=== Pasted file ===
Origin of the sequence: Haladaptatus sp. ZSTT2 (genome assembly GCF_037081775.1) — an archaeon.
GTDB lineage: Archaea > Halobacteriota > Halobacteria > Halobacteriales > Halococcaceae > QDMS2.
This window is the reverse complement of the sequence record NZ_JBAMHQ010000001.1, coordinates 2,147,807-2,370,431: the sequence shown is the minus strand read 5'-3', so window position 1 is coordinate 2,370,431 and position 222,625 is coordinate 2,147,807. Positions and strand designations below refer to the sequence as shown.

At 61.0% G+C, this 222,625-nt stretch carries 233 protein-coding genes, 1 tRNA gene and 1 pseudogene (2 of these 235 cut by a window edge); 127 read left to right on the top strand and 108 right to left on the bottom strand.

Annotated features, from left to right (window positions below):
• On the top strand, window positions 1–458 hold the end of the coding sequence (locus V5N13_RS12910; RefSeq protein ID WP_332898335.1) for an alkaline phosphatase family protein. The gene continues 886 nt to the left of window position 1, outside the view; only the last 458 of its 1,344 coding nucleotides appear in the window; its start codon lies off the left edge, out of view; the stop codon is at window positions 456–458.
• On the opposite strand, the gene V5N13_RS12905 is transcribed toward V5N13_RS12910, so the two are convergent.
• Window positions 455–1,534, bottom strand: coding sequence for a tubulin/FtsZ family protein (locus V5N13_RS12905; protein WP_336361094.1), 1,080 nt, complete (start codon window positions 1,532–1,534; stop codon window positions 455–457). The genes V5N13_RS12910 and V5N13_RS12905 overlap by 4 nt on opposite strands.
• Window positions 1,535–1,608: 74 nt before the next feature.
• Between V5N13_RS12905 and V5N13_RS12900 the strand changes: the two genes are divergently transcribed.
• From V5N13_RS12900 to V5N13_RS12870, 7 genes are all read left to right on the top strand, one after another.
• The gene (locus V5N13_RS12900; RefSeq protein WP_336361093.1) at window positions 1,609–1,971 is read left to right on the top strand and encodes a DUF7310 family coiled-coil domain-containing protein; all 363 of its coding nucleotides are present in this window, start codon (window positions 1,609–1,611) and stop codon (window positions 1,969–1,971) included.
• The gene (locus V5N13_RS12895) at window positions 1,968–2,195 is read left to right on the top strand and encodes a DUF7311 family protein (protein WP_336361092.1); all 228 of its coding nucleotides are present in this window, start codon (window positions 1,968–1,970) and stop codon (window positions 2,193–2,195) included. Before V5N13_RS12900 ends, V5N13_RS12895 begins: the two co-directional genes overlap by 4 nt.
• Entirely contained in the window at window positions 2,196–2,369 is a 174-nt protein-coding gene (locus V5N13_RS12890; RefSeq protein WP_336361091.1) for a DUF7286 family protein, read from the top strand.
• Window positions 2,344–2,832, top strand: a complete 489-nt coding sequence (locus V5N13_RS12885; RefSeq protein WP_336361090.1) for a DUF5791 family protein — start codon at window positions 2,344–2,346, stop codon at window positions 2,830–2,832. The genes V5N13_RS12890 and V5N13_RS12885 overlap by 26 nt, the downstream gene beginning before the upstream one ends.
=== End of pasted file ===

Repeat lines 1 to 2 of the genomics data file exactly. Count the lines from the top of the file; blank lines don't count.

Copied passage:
Origin of the sequence: Haladaptatus sp. ZSTT2 (genome assembly GCF_037081775.1) — an archaeon.
GTDB lineage: Archaea > Halobacteriota > Halobacteria > Halobacteriales > Halococcaceae > QDMS2.